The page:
Teens and Saturday Nights: A Parenting Approach
By: Dov Wilkes, LCSW
Published in Building Blocks, August 28th, 2013
While the havdalah candle is still being dipped into the wine and has yet to burn out, several family members start to scramble in various directions. 19-year-old Moshe is rummaging through the house drawers, mumbling something to the effect of the car keys never being in the same spot, 16-year-old Shlomo is trying to dribble a basketball on the living room carpet while reminding everyone in his vicinity that he canâ€™t be late to the game, and 14-year-old Sara is running to get her camera and phone while hollering that she needs to leave soon to go out with her friends.
After the candle actually burns out and you, the parents of these teenagers, take a brief moment to sigh that your Shabbos rest has officially ended, you remember that you did tell Moshe that he can drive locally to his camp reunion and that Shlomo has a league game to go to. You manage to quickly get Saraâ€™s attention and ask her where she is running off. While she does loudly say that she is getting together with a bunch of friends, she gives no indication as to where that might be and for how long she is going. The conversation has a familiar confrontational tone to it, as it seems to coincide every week with the end of the havdalah ceremony. You remind Sara of every store and avenue that she is not allowed to go to, and Sara reminds you that she is entitled to a normal social life, which includes hanging out with friends on Saturday nights. Each side tries to stand firm, and usually, the confrontation ends up in one of two ways: Either you relent to Sara going out but then regret allowing that to happen, or you stand firm in not allowing her to leave and then regret that decision when she storms into her room and is not seen or heard for the rest of the night.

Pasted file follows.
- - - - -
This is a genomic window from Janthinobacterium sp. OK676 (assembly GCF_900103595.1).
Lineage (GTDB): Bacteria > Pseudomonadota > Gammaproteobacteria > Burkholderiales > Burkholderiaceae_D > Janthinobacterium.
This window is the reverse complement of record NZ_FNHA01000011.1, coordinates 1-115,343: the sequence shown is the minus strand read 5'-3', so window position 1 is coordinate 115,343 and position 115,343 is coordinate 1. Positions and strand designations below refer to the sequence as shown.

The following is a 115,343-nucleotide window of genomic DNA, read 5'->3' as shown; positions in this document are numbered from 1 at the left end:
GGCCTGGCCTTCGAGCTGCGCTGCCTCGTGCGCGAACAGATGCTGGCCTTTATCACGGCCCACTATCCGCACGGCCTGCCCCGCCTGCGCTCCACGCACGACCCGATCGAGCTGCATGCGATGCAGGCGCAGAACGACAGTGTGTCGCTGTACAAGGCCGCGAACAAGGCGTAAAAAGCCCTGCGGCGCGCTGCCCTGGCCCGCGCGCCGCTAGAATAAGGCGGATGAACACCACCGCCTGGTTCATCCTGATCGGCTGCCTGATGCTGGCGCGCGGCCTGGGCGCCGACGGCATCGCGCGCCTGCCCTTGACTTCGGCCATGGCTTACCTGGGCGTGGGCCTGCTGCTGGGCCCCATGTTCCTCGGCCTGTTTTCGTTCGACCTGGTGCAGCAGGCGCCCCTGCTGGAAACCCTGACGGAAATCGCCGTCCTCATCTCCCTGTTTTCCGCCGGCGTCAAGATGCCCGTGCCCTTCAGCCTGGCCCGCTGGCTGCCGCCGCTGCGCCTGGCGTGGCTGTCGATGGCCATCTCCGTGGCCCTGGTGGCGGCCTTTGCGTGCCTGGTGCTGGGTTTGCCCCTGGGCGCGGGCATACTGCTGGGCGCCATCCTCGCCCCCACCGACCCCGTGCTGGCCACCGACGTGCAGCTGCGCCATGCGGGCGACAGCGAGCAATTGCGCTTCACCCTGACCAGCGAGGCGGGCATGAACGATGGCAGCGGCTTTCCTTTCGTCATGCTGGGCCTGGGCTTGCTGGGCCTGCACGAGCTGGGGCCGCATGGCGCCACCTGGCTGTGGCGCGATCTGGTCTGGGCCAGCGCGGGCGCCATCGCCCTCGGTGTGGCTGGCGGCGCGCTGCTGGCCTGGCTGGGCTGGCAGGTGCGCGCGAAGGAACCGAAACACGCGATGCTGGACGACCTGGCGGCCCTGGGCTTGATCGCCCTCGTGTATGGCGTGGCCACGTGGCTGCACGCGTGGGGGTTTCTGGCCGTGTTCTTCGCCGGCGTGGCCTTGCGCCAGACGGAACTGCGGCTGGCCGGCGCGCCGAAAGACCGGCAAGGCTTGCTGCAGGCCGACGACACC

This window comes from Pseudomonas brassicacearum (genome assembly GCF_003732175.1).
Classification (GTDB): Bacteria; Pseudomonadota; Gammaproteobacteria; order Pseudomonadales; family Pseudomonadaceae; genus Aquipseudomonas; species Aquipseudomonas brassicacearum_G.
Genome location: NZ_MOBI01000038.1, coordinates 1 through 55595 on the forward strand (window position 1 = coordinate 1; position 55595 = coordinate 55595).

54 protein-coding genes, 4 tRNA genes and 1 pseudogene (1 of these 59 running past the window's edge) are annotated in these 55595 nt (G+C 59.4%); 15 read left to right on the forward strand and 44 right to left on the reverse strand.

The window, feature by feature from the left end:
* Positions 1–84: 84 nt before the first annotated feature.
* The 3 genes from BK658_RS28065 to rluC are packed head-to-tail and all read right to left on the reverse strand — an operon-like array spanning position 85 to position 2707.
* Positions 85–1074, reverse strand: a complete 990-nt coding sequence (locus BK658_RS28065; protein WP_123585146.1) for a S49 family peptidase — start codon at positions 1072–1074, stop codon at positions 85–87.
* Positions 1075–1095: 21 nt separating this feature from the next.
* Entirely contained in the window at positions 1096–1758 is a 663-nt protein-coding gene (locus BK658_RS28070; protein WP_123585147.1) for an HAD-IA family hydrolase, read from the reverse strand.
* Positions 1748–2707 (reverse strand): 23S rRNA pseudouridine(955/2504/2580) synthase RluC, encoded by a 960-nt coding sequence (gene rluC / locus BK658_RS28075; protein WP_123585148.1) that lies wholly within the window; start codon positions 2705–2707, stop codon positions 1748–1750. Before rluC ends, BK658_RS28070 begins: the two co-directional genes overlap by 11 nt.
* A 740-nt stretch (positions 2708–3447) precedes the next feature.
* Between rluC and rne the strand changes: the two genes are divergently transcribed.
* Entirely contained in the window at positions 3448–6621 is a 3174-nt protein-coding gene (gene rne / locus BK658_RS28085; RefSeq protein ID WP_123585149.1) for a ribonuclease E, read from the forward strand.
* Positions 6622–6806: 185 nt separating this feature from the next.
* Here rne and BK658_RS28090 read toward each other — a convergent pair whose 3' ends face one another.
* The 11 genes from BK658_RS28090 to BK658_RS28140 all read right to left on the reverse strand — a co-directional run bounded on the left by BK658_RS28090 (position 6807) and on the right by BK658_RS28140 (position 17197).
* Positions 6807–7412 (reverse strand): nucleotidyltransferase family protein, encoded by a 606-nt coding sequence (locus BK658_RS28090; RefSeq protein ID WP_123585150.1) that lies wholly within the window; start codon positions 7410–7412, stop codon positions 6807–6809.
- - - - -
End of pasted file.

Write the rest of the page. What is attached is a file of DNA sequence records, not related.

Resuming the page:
While some of the details may vary, this scene is still a typical Saturday night for many Orthodox families with teenage children. The only good thing about the fact that the same fight occurs week after week is that it is predictable. A predictable problem allows us to use a proactive approach rather than a reactive one, which means that parents should approach someone like Sara to discuss the Saturday night challenge earlier on in the week. This is advantageous to both parents and teenager, for most of us tend to not show our best side in the heat of the moment.
Before starting the dialogue with your teenager, some self-awareness is appropriate. Yes, we wish we can maintain the sense of control that we had when our teens were younger. Yes, some of the stories we hear about teens roaming the streets until the wee hours of the night are scary. Yes, there is the phenomenon of teens at-risk, and we want to feel secure that our teen will not become one of them. These powerful feelings are valid, and they need to be recognized.
But while itâ€™s true that parents have less direct control as their children grow into young adults and it is uncertain which path they will choose, a close connection with the child and his/her needs is essential for parenting children of all ages. As a general rule, playing catch-up with teens doesnâ€™t work. The fast pace at which they find ways to meet their social needs (especially through social media) will result in parents faced with having to express disapproval of what their teen is already doing. A more effective approach for parents is to develop a relationship with their teenage children, which includes learning about their individual needs. In addition, parents can and should utilize other sources to learn more about their teens â€“such as staying in touch with the parents of their childrenâ€™s friends, school staff, and other adults who have a relationship with their teens.